Moments after a post-finals session of piano practice at home during winter break in Austin, Rice senior and electrical engineering and neuroscience student Joseph Asfouri learned he’d be packing his bags for England come fall 2023, as he’d been named one of a select few American students to be awarded the prestigious Churchill Scholarship at the University of Cambridge.
Established at the behest of former British Prime Minister Winston Churchill in 1959, the scholarship is awarded to 18 graduating U.S. college students annually, who then go on to study for one year at Churchill College in Cambridge — whose college system was one of the inspirations for Rice’s residential colleges — to earn specialized master’s degrees. Asfouri is only the second Rice student in nearly three decades to receive the honor; Alex Hwang ’19 was named a Churchill Scholar in 2019.
Asfouri is eager to use his year at Cambridge to build upon the neuroengineering research he’s conducted in the labs of Jacob Robinson of Rice’s BioScience Research Collaborative, Amy Orsborn at the University of Washington, Kristen Pleil at Weill Cornell Medicine and Sameer Sheth at Baylor College of Medicine. He’s especially looking forward to learning from George Malliaras, the Cambridge biotechnologist whose work developing minimally invasive brain-implant technologies Asfouri considers a fascinating corollary to the work he’s done with Sheth at BCM investigating personalized therapies to treat neuropsychiatric disorders like depression through deep-brain stimulation.
“I hope this can be not a recognition of me in particular, but of the team who's gotten me here,” Asfouri said. He credited his parents and friends for their support through the years, and highlighted his professors and lab mentors who inspire him to pursue his dreams of pursuing ethically grounded bioengineering research that could hopefully one day change the world.
“Despite COVID, despite every challenge throughout the past four years, I still felt the passion that my professors had for the subjects they were teaching, what they were advising or what they were giving feedback on in the lab,” Asfouri said. “The way I was able to engage with them was extremely valuable to me, not just to soak up knowledge — I could do that with a textbook — but to become so excited by the material and its powerful applications.”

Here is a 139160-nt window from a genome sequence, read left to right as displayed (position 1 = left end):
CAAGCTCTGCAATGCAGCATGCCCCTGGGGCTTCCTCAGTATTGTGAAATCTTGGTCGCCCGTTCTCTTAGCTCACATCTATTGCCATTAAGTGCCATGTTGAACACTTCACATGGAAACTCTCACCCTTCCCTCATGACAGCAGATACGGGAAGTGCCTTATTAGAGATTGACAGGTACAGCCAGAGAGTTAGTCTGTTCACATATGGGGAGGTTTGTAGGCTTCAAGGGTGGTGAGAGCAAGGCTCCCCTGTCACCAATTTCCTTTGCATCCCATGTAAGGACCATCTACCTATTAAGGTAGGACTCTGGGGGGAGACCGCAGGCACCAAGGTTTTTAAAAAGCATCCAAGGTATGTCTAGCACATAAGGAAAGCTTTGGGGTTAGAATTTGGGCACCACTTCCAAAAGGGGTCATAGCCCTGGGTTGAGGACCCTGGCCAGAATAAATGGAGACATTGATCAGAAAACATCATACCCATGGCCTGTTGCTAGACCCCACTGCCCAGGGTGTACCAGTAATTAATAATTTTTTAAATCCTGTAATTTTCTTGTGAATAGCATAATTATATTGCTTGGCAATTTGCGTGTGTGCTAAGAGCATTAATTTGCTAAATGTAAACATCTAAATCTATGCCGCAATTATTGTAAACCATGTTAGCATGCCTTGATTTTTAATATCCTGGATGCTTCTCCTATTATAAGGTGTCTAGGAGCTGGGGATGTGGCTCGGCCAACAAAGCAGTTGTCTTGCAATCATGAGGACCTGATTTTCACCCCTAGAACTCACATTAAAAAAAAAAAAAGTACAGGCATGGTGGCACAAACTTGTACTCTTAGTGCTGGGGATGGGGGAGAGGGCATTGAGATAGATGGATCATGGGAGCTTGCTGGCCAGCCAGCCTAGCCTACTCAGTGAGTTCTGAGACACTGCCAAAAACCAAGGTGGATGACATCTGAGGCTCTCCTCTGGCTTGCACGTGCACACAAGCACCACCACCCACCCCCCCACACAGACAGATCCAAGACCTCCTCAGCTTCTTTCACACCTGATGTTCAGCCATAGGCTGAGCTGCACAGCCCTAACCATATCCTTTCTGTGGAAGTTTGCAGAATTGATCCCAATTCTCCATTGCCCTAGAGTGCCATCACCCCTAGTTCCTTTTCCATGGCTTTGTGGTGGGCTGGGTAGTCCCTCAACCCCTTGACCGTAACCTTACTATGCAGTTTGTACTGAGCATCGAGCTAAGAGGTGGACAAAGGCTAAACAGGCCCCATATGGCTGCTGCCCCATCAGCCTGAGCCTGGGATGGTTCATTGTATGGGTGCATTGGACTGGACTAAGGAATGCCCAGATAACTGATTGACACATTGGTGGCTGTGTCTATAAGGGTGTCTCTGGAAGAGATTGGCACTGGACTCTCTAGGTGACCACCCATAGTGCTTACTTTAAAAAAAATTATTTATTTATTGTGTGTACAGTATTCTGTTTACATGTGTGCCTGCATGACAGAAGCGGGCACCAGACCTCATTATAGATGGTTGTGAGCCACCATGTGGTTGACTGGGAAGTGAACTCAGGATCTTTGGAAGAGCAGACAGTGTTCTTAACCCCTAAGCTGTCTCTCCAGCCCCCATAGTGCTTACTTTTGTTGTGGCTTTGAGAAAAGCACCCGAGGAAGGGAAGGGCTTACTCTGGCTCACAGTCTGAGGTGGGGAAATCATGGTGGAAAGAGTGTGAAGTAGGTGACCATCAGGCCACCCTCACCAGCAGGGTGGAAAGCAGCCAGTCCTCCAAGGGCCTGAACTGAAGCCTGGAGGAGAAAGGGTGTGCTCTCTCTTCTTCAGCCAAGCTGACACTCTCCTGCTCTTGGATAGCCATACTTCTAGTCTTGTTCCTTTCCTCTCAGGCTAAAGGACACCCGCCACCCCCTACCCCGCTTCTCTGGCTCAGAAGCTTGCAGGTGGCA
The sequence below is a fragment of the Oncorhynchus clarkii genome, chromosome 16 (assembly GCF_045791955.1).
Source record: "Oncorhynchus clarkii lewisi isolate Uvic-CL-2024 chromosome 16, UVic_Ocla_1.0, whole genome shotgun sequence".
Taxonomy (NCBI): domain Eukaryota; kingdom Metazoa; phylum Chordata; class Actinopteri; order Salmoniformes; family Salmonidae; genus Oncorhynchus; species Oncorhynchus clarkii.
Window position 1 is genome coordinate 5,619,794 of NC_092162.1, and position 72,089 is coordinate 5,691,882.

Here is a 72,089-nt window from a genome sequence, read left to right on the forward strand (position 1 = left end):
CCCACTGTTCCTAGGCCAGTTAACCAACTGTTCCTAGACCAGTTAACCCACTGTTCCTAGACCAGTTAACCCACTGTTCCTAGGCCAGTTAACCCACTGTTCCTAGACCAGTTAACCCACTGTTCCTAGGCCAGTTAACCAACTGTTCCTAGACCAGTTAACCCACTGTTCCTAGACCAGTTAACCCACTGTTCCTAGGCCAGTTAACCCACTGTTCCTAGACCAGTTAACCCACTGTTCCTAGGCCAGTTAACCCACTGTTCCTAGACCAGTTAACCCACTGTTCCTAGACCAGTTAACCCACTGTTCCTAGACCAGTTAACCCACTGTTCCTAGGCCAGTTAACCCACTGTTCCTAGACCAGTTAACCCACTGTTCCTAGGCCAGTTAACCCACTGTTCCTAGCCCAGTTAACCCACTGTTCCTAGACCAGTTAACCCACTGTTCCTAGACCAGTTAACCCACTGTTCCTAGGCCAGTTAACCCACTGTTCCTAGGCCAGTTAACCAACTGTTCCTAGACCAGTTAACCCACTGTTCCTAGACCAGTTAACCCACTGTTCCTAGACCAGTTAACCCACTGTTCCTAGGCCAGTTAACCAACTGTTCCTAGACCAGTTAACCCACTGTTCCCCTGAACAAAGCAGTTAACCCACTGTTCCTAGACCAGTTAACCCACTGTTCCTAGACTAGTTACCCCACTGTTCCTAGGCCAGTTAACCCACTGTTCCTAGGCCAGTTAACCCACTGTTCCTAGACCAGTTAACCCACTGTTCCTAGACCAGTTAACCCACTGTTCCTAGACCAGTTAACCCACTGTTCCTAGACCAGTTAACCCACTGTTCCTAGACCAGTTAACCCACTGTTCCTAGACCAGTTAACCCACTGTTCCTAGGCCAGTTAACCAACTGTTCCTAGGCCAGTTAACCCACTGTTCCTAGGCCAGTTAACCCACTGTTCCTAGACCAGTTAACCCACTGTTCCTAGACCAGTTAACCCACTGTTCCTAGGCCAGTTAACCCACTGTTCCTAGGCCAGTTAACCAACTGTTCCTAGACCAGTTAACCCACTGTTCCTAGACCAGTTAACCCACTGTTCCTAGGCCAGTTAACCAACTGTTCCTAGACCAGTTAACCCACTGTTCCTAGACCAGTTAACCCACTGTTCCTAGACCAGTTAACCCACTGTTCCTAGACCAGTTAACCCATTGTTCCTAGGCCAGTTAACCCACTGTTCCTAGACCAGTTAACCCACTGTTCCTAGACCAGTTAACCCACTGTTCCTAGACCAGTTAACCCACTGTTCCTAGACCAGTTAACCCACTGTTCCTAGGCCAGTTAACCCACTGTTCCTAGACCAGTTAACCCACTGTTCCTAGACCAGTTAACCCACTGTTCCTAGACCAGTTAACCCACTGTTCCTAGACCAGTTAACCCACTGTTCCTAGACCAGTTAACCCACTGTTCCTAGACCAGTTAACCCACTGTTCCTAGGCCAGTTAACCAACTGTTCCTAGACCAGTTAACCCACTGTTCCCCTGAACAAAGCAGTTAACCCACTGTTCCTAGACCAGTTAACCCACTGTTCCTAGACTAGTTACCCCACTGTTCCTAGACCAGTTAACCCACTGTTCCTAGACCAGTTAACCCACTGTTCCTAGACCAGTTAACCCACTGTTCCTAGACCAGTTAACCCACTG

Asfouri was also quick to credit the support he received from Rice’s Center for Civic Leadership (CCL), whose staff he explained were invaluable advisers throughout the application process for both his Goldwater and Churchill scholarships.
“We all admire his passion and thoughtfulness about his research and his ability to communicate complicated scientific concepts in ways that made us excited about his work, too,” said Danika Brown, director of curriculum and fellowships for the CCL. “We were all thrilled (though not surprised) that the Churchill Foundation recognized Joseph’s accomplishments and potential and named him a scholar.
“Joseph approached the application process open to feedback and enthusiastic to engage with the CCL advisers and with the faculty who interviewed him,” Brown continued. “Joseph’s outstanding academic and research accomplishments were complemented by his clear commitment to doing that work with integrity and high ethical standards.”
That commitment to ethical research underpins all of Asfouri’s academic pursuits, as he hopes to one day follow the lead of one of his scientific inspirations, Jennifer Doudna, who in addition to earning a Nobel Prize for her work co-developing the CRISPR gene-editing platform has devoted her energy toward creating socially conscious, ethical frameworks for how to carry out genetic research.
Beyond the ethical concerns around conducting research, Asfouri is also keenly interested in learning more about the entrepreneurial side of bioengineering research from a European perspective, and how to build neurotech companies that don’t put profits over accessibility and positive social impact. The fact that the region around Cambridge has such a bustling biotechnology industry that works closely with university faculty to answer these very questions is yet another reason Asfouri can’t wait to head to England to begin his studies this fall.
“The fact that this master’s program will be taught by people who are undertaking those kinds of industry collaborations in practice is pretty exciting,” he said.
Asfouri is also looking forward to continuing one of his favorite extracurricular pursuits across the pond: rowing crew. President of Rice’s student-led club team, Asfouri took up the sport upon arriving at Rice and can’t wait to lend his oar to Churchill College’s team.
Getting the chance to walk the same halls and conduct research on the same campus where modern scientific titans Charles Darwin, James Clerk Maxwell, James Watson and Francis Crick made their world-changing contributions in the fields of evolutionary biology, electromagnetism and genetics is more than a dream come true for Asfouri.
“This will be something of a pilgrimage for me,” he said grinning.